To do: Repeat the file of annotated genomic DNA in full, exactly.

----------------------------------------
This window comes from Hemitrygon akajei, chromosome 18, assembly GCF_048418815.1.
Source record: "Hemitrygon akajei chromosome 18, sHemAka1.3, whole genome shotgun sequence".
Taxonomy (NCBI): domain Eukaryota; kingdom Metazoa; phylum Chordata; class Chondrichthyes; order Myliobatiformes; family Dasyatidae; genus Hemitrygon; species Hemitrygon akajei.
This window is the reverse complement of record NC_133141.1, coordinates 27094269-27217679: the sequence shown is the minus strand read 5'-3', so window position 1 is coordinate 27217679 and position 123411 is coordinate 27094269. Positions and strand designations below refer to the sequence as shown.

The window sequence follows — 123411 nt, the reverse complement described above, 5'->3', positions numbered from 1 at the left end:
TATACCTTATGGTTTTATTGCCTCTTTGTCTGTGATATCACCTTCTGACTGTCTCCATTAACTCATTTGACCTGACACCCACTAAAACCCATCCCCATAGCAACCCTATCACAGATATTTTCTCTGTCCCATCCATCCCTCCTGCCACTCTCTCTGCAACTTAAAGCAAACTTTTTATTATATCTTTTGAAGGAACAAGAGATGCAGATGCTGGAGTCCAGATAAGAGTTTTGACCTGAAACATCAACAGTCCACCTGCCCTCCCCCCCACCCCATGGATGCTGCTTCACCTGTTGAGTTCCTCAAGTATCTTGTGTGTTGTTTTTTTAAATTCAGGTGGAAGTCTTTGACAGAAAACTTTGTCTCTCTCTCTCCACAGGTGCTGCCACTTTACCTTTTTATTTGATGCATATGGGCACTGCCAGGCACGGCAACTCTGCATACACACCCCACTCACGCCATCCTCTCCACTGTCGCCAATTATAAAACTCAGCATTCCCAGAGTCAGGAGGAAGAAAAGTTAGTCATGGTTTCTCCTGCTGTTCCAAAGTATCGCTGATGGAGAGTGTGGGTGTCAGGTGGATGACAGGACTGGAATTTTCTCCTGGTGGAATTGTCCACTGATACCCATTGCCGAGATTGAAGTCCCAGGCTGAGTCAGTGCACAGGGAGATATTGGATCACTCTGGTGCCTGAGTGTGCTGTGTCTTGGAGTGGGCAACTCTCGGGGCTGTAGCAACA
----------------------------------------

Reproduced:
This window comes from Hemitrygon akajei, chromosome 18, assembly GCF_048418815.1.
Source record: "Hemitrygon akajei chromosome 18, sHemAka1.3, whole genome shotgun sequence".
Taxonomy (NCBI): domain Eukaryota; kingdom Metazoa; phylum Chordata; class Chondrichthyes; order Myliobatiformes; family Dasyatidae; genus Hemitrygon; species Hemitrygon akajei.
This window is the reverse complement of record NC_133141.1, coordinates 27094269-27217679: the sequence shown is the minus strand read 5'-3', so window position 1 is coordinate 27217679 and position 123411 is coordinate 27094269. Positions and strand designations below refer to the sequence as shown.

The window sequence follows — 123411 nt, the reverse complement described above, 5'->3', positions numbered from 1 at the left end:
TATACCTTATGGTTTTATTGCCTCTTTGTCTGTGATATCACCTTCTGACTGTCTCCATTAACTCATTTGACCTGACACCCACTAAAACCCATCCCCATAGCAACCCTATCACAGATATTTTCTCTGTCCCATCCATCCCTCCTGCCACTCTCTCTGCAACTTAAAGCAAACTTTTTATTATATCTTTTGAAGGAACAAGAGATGCAGATGCTGGAGTCCAGATAAGAGTTTTGACCTGAAACATCAACAGTCCACCTGCCCTCCCCCCCACCCCATGGATGCTGCTTCACCTGTTGAGTTCCTCAAGTATCTTGTGTGTTGTTTTTTTAAATTCAGGTGGAAGTCTTTGACAGAAAACTTTGTCTCTCTCTCTCCACAGGTGCTGCCACTTTACCTTTTTATTTGATGCATATGGGCACTGCCAGGCACGGCAACTCTGCATACACACCCCACTCACGCCATCCTCTCCACTGTCGCCAATTATAAAACTCAGCATTCCCAGAGTCAGGAGGAAGAAAAGTTAGTCATGGTTTCTCCTGCTGTTCCAAAGTATCGCTGATGGAGAGTGTGGGTGTCAGGTGGATGACAGGACTGGAATTTTCTCCTGGTGGAATTGTCCACTGATACCCATTGCCGAGATTGAAGTCCCAGGCTGAGTCAGTGCACAGGGAGATATTGGATCACTCTGGTGCCTGAGTGTGCTGTGTCTTGGAGTGGGCAACTCTCGGGGCTGTAGCAACA